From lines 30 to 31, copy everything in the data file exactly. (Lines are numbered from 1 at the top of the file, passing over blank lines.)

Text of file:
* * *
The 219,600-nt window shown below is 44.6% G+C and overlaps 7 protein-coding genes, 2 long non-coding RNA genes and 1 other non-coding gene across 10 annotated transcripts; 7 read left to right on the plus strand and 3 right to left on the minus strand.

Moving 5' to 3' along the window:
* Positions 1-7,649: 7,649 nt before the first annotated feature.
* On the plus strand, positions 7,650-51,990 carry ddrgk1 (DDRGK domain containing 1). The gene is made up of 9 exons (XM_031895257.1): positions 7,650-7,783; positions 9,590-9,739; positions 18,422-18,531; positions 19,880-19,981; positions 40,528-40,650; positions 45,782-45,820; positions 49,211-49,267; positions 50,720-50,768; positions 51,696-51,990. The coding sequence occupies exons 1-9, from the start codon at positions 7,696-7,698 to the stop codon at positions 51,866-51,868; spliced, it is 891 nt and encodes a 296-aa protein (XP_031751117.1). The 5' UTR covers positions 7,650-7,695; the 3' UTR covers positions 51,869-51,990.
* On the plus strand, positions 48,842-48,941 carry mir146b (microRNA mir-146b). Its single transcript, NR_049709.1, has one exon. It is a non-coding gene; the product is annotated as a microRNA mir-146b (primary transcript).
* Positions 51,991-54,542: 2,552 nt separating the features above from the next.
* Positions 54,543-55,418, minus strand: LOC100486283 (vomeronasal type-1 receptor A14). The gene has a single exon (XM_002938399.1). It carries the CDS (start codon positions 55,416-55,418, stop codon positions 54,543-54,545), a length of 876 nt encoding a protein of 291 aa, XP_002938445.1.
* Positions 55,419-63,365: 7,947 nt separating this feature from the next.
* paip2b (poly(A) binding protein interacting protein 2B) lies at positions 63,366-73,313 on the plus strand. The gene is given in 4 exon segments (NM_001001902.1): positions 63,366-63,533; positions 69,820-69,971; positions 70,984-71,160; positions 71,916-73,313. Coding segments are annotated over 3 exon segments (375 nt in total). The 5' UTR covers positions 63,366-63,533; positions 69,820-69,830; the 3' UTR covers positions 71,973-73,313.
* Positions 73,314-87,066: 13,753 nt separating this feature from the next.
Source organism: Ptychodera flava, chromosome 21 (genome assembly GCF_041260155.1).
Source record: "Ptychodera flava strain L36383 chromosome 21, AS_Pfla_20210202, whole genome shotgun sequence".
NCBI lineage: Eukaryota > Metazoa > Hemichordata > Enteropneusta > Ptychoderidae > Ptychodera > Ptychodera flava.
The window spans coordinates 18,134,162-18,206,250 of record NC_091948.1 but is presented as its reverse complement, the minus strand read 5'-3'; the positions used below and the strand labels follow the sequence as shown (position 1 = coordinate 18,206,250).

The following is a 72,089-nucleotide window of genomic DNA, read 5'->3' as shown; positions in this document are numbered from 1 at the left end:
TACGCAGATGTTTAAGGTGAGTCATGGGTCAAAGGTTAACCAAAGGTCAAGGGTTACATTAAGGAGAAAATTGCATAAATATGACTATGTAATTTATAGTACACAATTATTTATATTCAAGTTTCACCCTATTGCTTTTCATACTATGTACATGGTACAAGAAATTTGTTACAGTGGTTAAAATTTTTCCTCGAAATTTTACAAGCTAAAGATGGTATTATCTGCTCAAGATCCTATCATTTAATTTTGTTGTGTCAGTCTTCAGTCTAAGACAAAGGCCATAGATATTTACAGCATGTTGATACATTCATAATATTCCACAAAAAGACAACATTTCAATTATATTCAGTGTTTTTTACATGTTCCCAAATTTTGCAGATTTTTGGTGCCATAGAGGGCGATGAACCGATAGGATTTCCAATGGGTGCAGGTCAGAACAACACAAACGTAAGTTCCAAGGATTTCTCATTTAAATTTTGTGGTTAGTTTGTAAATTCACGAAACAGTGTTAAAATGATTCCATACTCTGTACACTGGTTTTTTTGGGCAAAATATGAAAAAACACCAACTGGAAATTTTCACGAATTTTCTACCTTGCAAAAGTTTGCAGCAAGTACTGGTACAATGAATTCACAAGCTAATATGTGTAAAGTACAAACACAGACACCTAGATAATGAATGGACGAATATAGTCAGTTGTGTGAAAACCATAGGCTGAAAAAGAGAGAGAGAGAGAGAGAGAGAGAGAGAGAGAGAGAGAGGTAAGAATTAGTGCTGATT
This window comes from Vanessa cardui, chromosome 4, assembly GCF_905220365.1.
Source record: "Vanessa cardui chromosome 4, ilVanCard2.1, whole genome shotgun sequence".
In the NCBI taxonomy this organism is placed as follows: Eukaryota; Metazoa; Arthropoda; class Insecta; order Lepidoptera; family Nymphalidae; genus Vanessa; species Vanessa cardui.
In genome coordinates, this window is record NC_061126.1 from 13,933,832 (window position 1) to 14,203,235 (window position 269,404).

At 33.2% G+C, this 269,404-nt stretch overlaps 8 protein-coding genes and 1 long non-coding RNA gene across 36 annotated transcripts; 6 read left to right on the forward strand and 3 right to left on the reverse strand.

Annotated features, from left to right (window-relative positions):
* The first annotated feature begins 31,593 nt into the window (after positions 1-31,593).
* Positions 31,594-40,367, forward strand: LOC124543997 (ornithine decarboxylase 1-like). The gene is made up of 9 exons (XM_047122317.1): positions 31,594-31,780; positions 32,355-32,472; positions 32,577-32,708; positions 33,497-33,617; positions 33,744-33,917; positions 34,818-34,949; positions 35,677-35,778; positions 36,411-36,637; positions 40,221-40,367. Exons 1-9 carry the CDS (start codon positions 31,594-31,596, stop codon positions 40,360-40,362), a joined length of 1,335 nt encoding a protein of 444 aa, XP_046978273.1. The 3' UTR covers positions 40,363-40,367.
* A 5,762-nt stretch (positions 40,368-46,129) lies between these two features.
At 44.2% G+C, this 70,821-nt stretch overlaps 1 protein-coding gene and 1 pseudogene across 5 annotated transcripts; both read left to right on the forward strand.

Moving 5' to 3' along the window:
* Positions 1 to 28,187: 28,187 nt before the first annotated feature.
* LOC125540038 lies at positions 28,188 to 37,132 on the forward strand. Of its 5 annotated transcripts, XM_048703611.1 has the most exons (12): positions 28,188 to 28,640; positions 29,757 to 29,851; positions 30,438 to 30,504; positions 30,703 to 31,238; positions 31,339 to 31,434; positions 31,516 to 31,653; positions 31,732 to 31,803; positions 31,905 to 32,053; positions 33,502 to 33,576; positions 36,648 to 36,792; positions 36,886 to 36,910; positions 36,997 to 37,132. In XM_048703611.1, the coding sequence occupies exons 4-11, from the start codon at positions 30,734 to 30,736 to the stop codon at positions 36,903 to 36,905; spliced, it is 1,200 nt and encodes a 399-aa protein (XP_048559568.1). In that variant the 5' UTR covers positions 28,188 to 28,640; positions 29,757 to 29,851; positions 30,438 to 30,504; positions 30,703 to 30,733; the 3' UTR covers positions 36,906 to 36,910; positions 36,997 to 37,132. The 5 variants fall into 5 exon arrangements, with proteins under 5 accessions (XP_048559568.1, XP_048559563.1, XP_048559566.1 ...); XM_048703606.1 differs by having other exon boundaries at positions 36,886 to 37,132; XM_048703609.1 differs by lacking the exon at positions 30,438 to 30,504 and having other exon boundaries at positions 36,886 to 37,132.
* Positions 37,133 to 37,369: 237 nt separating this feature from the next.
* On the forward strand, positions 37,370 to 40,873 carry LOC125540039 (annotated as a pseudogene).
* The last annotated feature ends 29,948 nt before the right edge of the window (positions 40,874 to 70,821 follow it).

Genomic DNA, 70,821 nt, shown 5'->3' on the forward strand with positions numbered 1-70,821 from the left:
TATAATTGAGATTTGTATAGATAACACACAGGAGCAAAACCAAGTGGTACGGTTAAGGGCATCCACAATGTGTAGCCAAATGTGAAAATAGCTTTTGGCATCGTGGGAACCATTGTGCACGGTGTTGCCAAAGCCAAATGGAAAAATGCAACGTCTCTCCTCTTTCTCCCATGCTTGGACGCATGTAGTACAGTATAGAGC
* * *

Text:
* Positions 37,133 to 37,369: 237 nt separating this feature from the next.
* On the forward strand, positions 37,370 to 40,873 carry LOC125540039 (annotated as a pseudogene).